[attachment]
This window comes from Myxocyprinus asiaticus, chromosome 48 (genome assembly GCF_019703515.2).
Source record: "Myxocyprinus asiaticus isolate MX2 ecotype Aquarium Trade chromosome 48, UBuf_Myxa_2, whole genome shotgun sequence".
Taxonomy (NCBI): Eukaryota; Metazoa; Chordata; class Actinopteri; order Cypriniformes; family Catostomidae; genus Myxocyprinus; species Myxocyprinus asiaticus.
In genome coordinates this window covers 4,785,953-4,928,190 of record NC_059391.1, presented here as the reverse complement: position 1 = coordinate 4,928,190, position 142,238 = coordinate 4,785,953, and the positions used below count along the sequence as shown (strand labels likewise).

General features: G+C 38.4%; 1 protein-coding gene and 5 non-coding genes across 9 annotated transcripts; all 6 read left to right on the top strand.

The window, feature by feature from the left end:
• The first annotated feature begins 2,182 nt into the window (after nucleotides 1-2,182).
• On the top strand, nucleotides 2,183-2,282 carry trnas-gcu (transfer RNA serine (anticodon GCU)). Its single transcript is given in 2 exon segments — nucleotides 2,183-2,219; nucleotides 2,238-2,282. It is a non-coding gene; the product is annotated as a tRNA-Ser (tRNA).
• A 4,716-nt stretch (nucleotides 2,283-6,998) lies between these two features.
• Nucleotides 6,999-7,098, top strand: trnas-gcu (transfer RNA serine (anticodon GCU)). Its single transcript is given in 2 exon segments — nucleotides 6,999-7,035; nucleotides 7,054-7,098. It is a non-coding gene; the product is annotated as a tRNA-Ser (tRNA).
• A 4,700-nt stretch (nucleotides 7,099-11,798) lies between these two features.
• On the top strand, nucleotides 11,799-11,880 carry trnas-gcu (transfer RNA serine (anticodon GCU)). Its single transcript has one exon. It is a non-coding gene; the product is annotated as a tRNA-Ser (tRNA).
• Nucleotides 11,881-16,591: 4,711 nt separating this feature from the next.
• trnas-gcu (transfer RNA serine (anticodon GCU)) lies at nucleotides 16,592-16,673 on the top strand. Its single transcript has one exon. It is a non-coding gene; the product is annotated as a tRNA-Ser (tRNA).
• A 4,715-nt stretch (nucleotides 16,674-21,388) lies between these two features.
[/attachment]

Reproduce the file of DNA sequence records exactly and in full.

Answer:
This window comes from Myxocyprinus asiaticus, chromosome 48 (genome assembly GCF_019703515.2).
Source record: "Myxocyprinus asiaticus isolate MX2 ecotype Aquarium Trade chromosome 48, UBuf_Myxa_2, whole genome shotgun sequence".
Taxonomy (NCBI): Eukaryota; Metazoa; Chordata; class Actinopteri; order Cypriniformes; family Catostomidae; genus Myxocyprinus; species Myxocyprinus asiaticus.
In genome coordinates this window covers 4,785,953-4,928,190 of record NC_059391.1, presented here as the reverse complement: position 1 = coordinate 4,928,190, position 142,238 = coordinate 4,785,953, and the positions used below count along the sequence as shown (strand labels likewise).

General features: G+C 38.4%; 1 protein-coding gene and 5 non-coding genes across 9 annotated transcripts; all 6 read left to right on the top strand.

The window, feature by feature from the left end:
• The first annotated feature begins 2,182 nt into the window (after nucleotides 1-2,182).
• On the top strand, nucleotides 2,183-2,282 carry trnas-gcu (transfer RNA serine (anticodon GCU)). Its single transcript is given in 2 exon segments — nucleotides 2,183-2,219; nucleotides 2,238-2,282. It is a non-coding gene; the product is annotated as a tRNA-Ser (tRNA).
• A 4,716-nt stretch (nucleotides 2,283-6,998) lies between these two features.
• Nucleotides 6,999-7,098, top strand: trnas-gcu (transfer RNA serine (anticodon GCU)). Its single transcript is given in 2 exon segments — nucleotides 6,999-7,035; nucleotides 7,054-7,098. It is a non-coding gene; the product is annotated as a tRNA-Ser (tRNA).
• A 4,700-nt stretch (nucleotides 7,099-11,798) lies between these two features.
• On the top strand, nucleotides 11,799-11,880 carry trnas-gcu (transfer RNA serine (anticodon GCU)). Its single transcript has one exon. It is a non-coding gene; the product is annotated as a tRNA-Ser (tRNA).
• Nucleotides 11,881-16,591: 4,711 nt separating this feature from the next.
• trnas-gcu (transfer RNA serine (anticodon GCU)) lies at nucleotides 16,592-16,673 on the top strand. Its single transcript has one exon. It is a non-coding gene; the product is annotated as a tRNA-Ser (tRNA).
• A 4,715-nt stretch (nucleotides 16,674-21,388) lies between these two features.